Good Times & Jungle Vibes With Nia Archives


Nia Archives is all vibes, curls bouncing, megawatt smile, and jamming out to the frenetic breakbeats of her jungle music idols.

As she preps for her upcoming ‘Junglist Down Unda’ tour, teasing fans on Instagram ahead of her Laneway appearances, one thing is clear: whether she’s hyping up a massive crowd or, in this case, busting moves solo in her kitchen, this London-based, Bradford-born artist and DJ knows how to bring the party wherever she goes.

“I haven’t played since my Manchester show in December, and I’ve been battling boredom!” Nia laughs during a Zoom chat that same day. “All I’ve been doing is collecting music on my laptop and turning them into little jungle riffs for my sets. I’m so pumped to come back, and I’ll be testing out some new songs on stage too.”

It’s an exciting return for the rapidly rising star, who has soared since her string of 2022 shows following the release of her debut EP, Headz Gone West, which featured her breakout hit, “Sober Feels”. At just 24-years-old, Nia has notched up countless accolades, including a BRIT nomination, all while delivering electrifying DJ sets at major festivals like Coachella and Glastonbury and opening for Beyoncé in London. And that Manchester gig she casually mentions? That was a massive sold-out takeover at the city’s Warehouse Project, which pulled in a mighty 10,000 fans.

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What sets Nia apart is her unique style – a “new-gen junglist”-  that injects a fresh attitude into jungle and its successor drum and bass, electronic dance music subgenres forged in late ’80s and early ’90s Britain. Three decades later, she’s at the forefront of a new wave of female artists, especially black women, taking those genres to new heights and new listeners. (Sherelle, PinkPantheress, and Bambii are also part of this movement, seamlessly weaving drum and bass loops into their songs.)

Nia’s soundscapes, an infectious fusion of emotive vocals and diary-like lyrics, riding over those blistering, nostalgic yet future-forward beats, is resonating globally. “The way I write comes  from personal experiences in my life, and that’s sometimes really emotional or melancholic. But singing sad songs with sad music feels too much. That’s why I love jungle – it’s super energetic and makes you feel good,” she explains.

In 2024, Nia’s momentum keeps rolling. Fresh releases follow summer hits like “Off Wiv Ya Headz” and “Bad Gyalz”, along with her well-received second solo EP, Sunrise Bang Ur Head Against Tha Wall, dropped last March. The introspective “Crowded Roomz” gets personal as Nia reflects on feeling lonely and dealing with social anxiety during her tours. Set against a skittering jungle drumbeat, she soulfully sings: “I feel so lonely, especially in crowded rooms / It’s a facade, my persona is my costume/ No one to turn to, they don’t understand my blues.”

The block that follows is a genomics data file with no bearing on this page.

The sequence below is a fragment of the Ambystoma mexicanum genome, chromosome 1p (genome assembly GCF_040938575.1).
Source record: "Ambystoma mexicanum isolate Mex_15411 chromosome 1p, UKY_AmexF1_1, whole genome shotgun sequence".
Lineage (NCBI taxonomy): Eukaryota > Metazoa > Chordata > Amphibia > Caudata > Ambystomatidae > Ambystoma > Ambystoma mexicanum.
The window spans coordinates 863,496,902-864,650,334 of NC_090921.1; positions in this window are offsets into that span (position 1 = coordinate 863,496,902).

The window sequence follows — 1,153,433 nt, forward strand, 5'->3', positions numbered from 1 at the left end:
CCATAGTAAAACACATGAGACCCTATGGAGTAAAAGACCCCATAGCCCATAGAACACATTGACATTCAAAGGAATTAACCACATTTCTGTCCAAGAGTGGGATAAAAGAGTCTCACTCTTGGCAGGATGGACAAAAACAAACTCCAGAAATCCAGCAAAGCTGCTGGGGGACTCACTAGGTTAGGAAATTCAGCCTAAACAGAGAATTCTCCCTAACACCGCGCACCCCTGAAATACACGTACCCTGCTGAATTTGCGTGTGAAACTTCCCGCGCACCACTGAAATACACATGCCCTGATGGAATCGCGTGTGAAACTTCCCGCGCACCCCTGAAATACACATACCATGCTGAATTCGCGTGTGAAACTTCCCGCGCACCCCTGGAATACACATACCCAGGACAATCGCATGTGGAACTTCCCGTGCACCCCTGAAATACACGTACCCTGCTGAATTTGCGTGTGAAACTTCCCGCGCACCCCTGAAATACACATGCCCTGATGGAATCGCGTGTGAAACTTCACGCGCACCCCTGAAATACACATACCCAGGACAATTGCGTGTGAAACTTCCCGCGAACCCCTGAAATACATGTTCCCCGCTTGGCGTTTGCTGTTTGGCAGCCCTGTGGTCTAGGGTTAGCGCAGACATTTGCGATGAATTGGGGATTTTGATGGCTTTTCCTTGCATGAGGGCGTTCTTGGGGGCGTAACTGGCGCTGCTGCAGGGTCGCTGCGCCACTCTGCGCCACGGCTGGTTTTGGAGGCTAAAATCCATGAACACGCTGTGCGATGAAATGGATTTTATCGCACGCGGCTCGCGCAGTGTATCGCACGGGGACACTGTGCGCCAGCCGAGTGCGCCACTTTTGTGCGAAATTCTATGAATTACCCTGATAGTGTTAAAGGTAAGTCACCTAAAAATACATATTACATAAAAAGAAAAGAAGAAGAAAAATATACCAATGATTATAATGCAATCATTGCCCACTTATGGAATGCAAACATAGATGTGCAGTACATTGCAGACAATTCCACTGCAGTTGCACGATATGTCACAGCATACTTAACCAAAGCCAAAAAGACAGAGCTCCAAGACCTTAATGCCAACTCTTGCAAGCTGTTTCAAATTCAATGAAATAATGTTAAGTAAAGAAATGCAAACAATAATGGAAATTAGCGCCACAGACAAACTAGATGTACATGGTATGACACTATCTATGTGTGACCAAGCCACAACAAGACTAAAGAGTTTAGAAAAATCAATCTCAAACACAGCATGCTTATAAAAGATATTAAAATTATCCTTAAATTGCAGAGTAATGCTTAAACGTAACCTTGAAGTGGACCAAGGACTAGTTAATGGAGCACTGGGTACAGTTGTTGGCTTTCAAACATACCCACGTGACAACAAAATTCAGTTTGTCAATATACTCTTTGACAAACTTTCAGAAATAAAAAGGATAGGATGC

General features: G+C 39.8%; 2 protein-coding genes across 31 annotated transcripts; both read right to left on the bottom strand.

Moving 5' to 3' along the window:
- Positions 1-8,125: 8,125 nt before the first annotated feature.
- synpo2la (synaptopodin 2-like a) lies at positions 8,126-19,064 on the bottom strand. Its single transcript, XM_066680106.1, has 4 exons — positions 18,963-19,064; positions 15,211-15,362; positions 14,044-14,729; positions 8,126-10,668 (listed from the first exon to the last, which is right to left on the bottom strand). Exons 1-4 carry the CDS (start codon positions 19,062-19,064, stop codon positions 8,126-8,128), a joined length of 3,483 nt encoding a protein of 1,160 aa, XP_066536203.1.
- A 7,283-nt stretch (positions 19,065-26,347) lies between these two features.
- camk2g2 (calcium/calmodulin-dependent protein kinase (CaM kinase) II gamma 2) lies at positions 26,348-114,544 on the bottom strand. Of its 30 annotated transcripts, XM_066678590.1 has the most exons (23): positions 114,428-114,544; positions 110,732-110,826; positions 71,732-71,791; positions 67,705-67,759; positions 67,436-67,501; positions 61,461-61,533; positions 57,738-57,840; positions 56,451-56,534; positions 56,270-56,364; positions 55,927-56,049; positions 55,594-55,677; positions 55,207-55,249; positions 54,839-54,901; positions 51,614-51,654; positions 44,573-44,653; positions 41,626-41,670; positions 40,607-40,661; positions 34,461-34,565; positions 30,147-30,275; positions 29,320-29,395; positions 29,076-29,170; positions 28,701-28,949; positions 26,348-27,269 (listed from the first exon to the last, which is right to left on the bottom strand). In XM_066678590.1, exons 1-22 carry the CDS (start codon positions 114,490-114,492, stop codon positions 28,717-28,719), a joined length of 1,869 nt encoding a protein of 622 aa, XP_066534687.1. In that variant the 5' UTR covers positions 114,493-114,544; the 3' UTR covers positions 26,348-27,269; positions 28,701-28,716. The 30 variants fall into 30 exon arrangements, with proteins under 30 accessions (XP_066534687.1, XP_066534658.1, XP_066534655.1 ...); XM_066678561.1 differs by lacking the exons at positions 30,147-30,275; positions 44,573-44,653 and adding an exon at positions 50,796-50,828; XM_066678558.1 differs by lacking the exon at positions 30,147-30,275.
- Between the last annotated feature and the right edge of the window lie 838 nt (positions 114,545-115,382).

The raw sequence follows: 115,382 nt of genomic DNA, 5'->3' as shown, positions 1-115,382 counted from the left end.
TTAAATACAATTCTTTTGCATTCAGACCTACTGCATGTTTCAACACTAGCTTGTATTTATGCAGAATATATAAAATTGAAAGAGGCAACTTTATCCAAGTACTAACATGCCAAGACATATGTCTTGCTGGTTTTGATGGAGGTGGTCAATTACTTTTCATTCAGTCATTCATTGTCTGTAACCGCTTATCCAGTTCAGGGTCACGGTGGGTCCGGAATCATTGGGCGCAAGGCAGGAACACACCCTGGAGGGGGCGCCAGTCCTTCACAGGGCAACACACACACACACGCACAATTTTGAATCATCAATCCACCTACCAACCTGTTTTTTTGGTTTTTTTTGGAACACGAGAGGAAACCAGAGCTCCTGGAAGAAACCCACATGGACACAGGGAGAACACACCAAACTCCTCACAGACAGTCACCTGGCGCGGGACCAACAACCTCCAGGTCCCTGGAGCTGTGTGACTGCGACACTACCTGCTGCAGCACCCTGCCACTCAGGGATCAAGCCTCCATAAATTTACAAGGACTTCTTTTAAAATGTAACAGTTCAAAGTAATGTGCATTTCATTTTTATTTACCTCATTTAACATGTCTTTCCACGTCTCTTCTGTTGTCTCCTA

“It’s about always being around people but not having those you can truly be yourself with. It’s me being real, and a lot of people have said they totally relate to it,” Nia says of the latter track.

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Nia grew up in Leeds surrounded by a mix of reggae, disco, hip hop, and Rage Against the Machine. A move to Manchester at 16 plunged her into that city’s pulsating rave scene, cultivating her determined spirit away from London’s influential dance scene. Reflecting on her Northern upbringing, she notes, “You had to do everything DIY,” attributing her eclectic style to her feverish quest for music, especially her cherished jungle“I draw inspiration from a lot of the original jungle producers in the ’90s like Goldie, Roni Size, and Lemon D. I just love everything about it,” she enthuses.

Expanding beyond her music releases, Nia has shaken up the rave scene by introducing her ‘Up Ya Archives’ curated club nights, which started last year. These events offer a “new-gen junglist experience,” providing a safe space and aiming to embrace and welcome women under 25 into the fold. Nia wants to shift away from the typical crowd, often dominated by middle-aged men nostalgically reliving their youth, according to her.

“’Up Ya Archives’ started as a silly party idea between me and a mate… we’ve since taken it all around the world to Ireland, parts of Asia, and North America, selling out shows in New York and LA. It brings in diverse and inclusive crowds, really young too, and about 60% women which is super rare for the rave scene.”

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Nia is set to bring the ‘Up Ya Archive’ party experience to two special sideshows in Sydney and Melbourne, adding an extra flair to her full sweep of Laneway shows. Audiences can anticipate a fully-loaded DJ set, with Nia spinning her latest remixes before stepping in front of the decks with a mic to perform her own tracks.

“Expect heaps of high energy, festival summer sounds. It’s gonna be so fun,” she sums up. She offers a quick shoutout to her friends on the lineup too. “I can’t wait to see horsegiirL and also Skin on Skin on his home turf. They’re both friends of mine and are playing before and after me, so come early and stay late!”

She anticipates “looooads of new music” in the coming year, but for now, she’s packing her beats and heading back Down Under.

Nia Archives’ new single “Crowded Roomz” is out now. More information about Laneway 2024 can be found here and additional sideshows here

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